Mostrando entradas de 2014

Pre-releasing Bee Smalltalk

Today marks a key milestone in Bee project: we are realizing Bee main sources and libraries to the public sphere ! Do not get too excited yet. This is stated as a pre-release, because many things are yet missing and as the license is CC-BY-NC (for now). Also, there's no way to browse code like in a complete smalltalk environment, nor to rebuild the kernel. You can consider this as just a small preview of what the system is going to be like internally. There are two kinds of files: SLLs are the binary smalltalk libraries, SMLs contain the source code of their respective libraries. bee.sll is the main executable (it is just an .exe file, you can rename and double-click). In case no arguments are passed, a *REALLY* basic command line interface is shown, where you can enter some Smalltalk code: $> bee Welcome to bee. command line interface is waiting for you > 3+4+5 12 > 3 class SmallInteger > | o | o := Object new. o size 0 If you pass a file, like this:

Working on multithreading

A Smalltalk runtime that is able to execute concurrent sequences of code would be very useful. Seeing the rise of multicore/multiprocessor hardware and the direction the industry is taking, increasing the amount of cores in processors each year, makes us think we should be prepared. The simplest way of making use of multiple cores is to just avoid threads and directly work on multiple processes, connected by some kind of IPC. This is easier because different processes share nothing, except what you explicitly choose. Isolation helps program safety concurrency wise, as two fully separated processes cannot have race conditions between them. Then you would ask, why not just use processes? The main reason is that threads can be lighter and, in some way, more straightforward (as different threads share all their memory and resources). But also the question can be stated conversely, why not threads? Giving the option of using threads would be nice, so why not? There are lots of VMs wand

Bee performance and lookup strategies

It's been quite some time since last post, we'be been really busy cooking Bee Smalltalk. You wouldn't believe how much work is needed in order to connect the dots! We continued trying to make libraries load in bee, but we felt that performance was abysmal, library loading was taking ages and tests were ran so slow that they were slowing down the whole development process. In order to measure performance, we ported a bunch of benchmarks to bee. Bee nchmarks The first benchmark we took was the simplest we know: tinyBenchmarks. It consists of a rather simple pair of metrics. The first one estimates bytecode speed and the second one dispatch speed. The bytecode test does a lot of arithmetic (which is executed directly without message sends) and sends only few messages: #new: , #at: , #at:put: . On the other hand, the dispatch test calculates Fibonacci recursively: ^self < 2 ifTrue: [1] ifFalse: [(self - 1) fibonacchi + (self - 2) fibonacchi +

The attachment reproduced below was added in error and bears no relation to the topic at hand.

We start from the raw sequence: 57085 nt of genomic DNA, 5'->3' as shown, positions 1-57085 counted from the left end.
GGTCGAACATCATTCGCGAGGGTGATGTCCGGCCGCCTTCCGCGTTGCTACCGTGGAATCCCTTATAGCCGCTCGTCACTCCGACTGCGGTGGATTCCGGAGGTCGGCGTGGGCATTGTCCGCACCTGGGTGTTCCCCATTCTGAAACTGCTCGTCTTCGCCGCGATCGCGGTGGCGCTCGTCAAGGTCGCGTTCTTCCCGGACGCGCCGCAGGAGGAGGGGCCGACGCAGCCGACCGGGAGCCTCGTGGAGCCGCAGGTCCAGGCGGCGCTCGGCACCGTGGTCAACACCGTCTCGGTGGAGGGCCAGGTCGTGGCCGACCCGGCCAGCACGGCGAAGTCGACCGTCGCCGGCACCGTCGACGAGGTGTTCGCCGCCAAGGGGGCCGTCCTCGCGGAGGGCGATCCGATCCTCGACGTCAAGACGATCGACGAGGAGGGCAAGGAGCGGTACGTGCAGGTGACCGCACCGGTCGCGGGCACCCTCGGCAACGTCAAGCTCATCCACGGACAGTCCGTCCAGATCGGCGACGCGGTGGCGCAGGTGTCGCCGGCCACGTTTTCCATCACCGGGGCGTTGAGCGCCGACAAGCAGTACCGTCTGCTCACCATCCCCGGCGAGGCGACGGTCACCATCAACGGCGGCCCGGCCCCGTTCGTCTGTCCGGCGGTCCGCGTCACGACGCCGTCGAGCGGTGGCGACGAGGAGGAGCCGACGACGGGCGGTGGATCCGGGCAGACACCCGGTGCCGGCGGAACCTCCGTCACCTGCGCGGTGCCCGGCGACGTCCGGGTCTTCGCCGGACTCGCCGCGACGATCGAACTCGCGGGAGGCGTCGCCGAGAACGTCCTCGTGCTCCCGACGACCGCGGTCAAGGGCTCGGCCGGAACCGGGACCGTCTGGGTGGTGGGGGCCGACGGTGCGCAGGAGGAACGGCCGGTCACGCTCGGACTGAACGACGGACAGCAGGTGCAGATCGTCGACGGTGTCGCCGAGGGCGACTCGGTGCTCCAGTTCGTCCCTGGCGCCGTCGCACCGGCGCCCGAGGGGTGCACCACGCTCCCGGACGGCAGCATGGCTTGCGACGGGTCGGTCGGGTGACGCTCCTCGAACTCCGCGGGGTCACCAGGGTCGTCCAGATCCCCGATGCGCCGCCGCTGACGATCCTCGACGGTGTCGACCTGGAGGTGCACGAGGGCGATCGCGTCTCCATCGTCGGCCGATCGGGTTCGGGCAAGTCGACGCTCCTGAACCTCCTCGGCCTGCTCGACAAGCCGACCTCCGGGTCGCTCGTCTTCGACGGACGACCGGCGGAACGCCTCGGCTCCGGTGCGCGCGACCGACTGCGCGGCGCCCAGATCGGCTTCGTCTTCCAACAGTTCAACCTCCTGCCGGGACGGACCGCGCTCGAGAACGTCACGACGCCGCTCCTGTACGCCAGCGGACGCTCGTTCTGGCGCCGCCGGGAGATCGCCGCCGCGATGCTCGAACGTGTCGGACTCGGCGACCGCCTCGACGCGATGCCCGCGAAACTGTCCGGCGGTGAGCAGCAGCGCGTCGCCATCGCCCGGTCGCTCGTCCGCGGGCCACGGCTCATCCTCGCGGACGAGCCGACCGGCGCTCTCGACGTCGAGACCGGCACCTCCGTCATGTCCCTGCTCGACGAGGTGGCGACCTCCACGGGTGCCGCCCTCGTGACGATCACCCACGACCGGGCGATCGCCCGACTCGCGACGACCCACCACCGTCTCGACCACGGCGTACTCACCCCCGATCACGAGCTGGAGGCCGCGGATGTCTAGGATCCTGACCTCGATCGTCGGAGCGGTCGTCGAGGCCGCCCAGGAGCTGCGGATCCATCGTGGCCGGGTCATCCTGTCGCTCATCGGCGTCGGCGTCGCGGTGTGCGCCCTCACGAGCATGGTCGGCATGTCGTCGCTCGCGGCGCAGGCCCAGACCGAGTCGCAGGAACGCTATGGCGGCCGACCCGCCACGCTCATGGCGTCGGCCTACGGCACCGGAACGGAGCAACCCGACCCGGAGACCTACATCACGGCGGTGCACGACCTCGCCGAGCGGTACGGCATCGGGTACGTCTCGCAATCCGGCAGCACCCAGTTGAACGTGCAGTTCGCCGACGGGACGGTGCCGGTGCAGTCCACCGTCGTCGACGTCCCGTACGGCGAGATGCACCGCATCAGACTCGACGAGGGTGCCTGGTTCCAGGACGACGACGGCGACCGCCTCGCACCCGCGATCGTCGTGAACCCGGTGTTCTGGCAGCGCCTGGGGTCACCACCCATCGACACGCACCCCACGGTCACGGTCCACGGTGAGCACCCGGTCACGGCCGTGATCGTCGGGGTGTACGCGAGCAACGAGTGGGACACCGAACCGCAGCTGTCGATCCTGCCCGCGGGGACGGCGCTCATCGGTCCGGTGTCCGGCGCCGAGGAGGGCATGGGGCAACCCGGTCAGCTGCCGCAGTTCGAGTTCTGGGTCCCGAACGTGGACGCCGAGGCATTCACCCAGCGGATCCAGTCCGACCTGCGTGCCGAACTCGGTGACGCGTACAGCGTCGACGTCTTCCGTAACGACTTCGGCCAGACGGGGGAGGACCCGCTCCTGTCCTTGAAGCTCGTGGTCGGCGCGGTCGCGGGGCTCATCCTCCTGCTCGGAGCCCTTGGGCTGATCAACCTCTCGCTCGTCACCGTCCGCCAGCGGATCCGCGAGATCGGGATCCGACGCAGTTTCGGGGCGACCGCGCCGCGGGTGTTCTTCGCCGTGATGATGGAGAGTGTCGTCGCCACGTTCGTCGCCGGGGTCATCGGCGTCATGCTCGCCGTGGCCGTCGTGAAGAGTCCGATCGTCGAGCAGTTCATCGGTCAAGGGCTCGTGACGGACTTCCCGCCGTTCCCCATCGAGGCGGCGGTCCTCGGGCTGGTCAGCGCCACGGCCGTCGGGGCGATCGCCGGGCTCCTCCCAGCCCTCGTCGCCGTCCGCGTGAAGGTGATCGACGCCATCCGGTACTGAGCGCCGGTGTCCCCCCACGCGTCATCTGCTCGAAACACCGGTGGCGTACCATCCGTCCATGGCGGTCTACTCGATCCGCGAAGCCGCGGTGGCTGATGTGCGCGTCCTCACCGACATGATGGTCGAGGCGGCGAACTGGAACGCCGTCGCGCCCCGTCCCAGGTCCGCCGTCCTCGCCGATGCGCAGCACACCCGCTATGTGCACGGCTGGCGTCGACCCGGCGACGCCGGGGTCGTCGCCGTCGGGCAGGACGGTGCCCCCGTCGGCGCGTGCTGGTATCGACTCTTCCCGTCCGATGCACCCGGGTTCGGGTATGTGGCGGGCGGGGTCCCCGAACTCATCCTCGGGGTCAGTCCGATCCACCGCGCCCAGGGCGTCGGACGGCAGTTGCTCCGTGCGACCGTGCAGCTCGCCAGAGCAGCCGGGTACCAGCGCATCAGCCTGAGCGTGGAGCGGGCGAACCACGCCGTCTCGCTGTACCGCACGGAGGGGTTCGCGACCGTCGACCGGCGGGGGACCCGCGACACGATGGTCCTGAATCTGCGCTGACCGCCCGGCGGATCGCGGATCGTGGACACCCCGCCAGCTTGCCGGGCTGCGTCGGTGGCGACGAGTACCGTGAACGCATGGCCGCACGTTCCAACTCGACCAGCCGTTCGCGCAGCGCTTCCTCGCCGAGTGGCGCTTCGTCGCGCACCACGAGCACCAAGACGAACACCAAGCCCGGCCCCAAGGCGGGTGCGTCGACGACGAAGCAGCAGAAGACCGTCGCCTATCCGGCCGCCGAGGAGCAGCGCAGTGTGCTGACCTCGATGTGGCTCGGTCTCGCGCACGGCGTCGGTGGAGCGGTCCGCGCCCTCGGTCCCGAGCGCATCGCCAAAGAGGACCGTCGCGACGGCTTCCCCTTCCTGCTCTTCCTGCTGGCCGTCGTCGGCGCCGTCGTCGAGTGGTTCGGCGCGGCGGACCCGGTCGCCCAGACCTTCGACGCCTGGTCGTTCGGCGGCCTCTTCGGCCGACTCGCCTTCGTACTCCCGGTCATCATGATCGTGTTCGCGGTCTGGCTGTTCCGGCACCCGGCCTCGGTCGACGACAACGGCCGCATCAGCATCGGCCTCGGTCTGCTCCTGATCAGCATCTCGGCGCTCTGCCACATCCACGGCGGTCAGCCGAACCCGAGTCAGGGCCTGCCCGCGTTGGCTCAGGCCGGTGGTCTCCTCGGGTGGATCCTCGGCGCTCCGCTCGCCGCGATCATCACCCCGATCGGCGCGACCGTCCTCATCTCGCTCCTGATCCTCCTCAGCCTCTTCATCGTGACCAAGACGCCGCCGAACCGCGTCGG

Connecting the dots

We've been working very hard this year. The seed that was planted years ago has been growing underground and we are now starting to see the first leaves pop out. After Smalltalks 2013 we had the chance to stop the ball, have an overview and open to wider perspectives. After some time, we got back to daily work and thought about the current situation and the next steps. We opened this blog to let people know about both the progress of this project and the ideas around it. Now that the year is gone, we'd like to share some overview and vision of the future. We have lot's of stuff going on here and many things almost working that need a last push to get integrated. You know, that 1% boring stuff. We now have this small kernel working with libraries which is the base of the system. We also have a jitter, a garbage collector, and a starting point of a debugger all of them written in Smalltalk , but none of them is plugged yet. So we are asking ourselves, what do we do next,